Time For Your Recital Interview!

By Patrick Fritz

At The Catoctin School of Music, we have a fairly large guitar studio. This means that recitals have to be well organized and run very smoothly to fit all of the students into a given timeframe. The combination of performance nerves and logistical concerns has the potential to make for a stressful experience for students, faculty, and parents. To alleviate some of the inherent stresses associated with high volume recitals, our guitar staff created a Recital Information Sheet, a.k.a – the “Recital Interview.”

In a beginner’s hands, the classical guitar is often a very quiet instrument. This makes it necessary to mic each performer before they play. Guitarists also use adjustable footstools and require chairs of specific height to accommodate their stature. Even at a fast pace, there is inevitable dead time in between each performance as microphones are adjusted, music stands are moved, tuning is double checked, footstools are raised or lowered, music stands are added or removed, etc.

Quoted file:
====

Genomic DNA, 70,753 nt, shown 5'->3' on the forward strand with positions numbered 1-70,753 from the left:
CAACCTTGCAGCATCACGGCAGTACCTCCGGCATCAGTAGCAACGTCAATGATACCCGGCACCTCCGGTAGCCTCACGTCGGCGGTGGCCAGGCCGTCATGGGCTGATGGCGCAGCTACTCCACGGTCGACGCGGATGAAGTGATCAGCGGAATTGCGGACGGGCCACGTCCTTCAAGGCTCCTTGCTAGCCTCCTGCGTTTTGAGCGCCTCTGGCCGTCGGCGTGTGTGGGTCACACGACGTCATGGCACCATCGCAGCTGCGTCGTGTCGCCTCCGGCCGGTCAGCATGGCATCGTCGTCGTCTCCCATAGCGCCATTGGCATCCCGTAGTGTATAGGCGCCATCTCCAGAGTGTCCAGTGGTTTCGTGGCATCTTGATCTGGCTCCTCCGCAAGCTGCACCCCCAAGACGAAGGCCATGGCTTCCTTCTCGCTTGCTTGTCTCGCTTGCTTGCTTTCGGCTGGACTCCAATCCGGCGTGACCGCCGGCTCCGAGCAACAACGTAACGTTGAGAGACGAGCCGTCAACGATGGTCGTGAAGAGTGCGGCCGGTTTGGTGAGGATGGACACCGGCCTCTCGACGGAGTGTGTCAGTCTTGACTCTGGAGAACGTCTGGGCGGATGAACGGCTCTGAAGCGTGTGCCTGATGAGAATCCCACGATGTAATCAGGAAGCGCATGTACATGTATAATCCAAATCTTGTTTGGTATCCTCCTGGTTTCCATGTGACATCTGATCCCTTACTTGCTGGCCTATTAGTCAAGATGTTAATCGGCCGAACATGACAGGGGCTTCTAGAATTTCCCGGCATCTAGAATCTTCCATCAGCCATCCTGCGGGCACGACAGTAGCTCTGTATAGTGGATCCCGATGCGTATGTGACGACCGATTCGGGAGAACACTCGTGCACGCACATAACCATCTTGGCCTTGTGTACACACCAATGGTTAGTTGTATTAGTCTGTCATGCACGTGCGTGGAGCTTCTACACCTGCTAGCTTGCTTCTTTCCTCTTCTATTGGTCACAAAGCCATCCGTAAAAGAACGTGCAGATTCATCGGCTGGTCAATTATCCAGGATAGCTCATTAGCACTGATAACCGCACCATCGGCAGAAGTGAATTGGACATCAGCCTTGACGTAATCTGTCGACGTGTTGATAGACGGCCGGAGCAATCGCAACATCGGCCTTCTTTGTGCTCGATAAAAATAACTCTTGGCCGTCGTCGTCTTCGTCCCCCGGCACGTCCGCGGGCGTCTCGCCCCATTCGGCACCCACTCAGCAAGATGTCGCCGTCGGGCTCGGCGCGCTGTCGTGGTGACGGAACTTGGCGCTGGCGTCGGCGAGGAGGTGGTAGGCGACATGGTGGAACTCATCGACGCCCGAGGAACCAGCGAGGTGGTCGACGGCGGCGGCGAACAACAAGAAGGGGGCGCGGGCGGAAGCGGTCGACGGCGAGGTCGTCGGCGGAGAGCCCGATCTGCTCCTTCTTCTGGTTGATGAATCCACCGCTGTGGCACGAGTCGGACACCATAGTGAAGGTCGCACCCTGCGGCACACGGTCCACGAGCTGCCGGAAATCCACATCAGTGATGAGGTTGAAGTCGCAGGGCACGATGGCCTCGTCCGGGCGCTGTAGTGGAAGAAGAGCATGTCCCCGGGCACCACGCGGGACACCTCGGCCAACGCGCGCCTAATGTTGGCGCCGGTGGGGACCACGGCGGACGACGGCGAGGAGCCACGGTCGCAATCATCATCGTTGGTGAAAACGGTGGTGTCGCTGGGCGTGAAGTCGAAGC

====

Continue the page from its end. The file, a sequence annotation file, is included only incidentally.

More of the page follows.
A few years ago, our guitar staff devised a way to fill the dead space with commentary unique to each student. A few weeks before the recital, we “interview” our students. The student responses are read aloud by an announcer and include information about the student and the piece to be performed. Additional information includes fun facts and biographical information about the student performing. It is helpful to have a charismatic announcer!

The recital information sheet has evolved over the years to suit our needs. We began with the student’s age, grade, school name, piece, and composer. Then we added questions about any hobbies they might have, or additional musical instruments they may play. To liven up the mood in a sometimes stressful situation, we started asking the students some silly or topical questions. “If you could have one super power, what would it be?” “What would be the first thing you would do if you were elected president?”

We always ask more questions than we need. If the set-up time is moving more slowly than anticipated, the announcer can fill time with more information. If set-up runs smoothly, less information is given. We find that students also enjoy being “interviewed” as part of the pre-recital ritual. They get to share a little bit about themselves, and they have another chance to see the recital as something fun to look forward to.

We always receive positive comments about our recitals. We do our best to make the event organized and relaxed. The recital interview questions take the edge off for overly nervous performers and most of the students and the parents look forward to the next recital. If you are looking to liven up your recitals, try a recital interview!

Catoctin School of Music
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